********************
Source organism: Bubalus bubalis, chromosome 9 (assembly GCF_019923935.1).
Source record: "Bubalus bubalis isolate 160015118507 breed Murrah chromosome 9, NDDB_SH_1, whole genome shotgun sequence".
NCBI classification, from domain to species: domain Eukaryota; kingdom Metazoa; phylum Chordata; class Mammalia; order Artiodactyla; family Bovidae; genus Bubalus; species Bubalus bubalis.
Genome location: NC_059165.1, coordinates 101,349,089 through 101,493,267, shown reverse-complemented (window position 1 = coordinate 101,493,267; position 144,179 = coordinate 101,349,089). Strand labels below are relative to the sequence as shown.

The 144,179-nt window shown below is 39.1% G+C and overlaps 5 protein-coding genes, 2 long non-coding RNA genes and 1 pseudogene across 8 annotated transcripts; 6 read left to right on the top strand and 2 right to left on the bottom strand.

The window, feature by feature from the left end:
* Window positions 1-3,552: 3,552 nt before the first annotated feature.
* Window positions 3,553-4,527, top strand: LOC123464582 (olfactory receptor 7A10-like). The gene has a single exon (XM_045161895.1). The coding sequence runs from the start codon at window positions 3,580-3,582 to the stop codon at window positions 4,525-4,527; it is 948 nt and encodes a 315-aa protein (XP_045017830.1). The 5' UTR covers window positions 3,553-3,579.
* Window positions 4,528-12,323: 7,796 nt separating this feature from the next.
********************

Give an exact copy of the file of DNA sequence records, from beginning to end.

Source organism: Bubalus bubalis, chromosome 9 (assembly GCF_019923935.1).
Source record: "Bubalus bubalis isolate 160015118507 breed Murrah chromosome 9, NDDB_SH_1, whole genome shotgun sequence".
NCBI classification, from domain to species: domain Eukaryota; kingdom Metazoa; phylum Chordata; class Mammalia; order Artiodactyla; family Bovidae; genus Bubalus; species Bubalus bubalis.
Genome location: NC_059165.1, coordinates 101,349,089 through 101,493,267, shown reverse-complemented (window position 1 = coordinate 101,493,267; position 144,179 = coordinate 101,349,089). Strand labels below are relative to the sequence as shown.

The 144,179-nt window shown below is 39.1% G+C and overlaps 5 protein-coding genes, 2 long non-coding RNA genes and 1 pseudogene across 8 annotated transcripts; 6 read left to right on the top strand and 2 right to left on the bottom strand.

The window, feature by feature from the left end:
* Window positions 1-3,552: 3,552 nt before the first annotated feature.
* Window positions 3,553-4,527, top strand: LOC123464582 (olfactory receptor 7A10-like). The gene has a single exon (XM_045161895.1). The coding sequence runs from the start codon at window positions 3,580-3,582 to the stop codon at window positions 4,525-4,527; it is 948 nt and encodes a 315-aa protein (XP_045017830.1). The 5' UTR covers window positions 3,553-3,579.
* Window positions 4,528-12,323: 7,796 nt separating this feature from the next.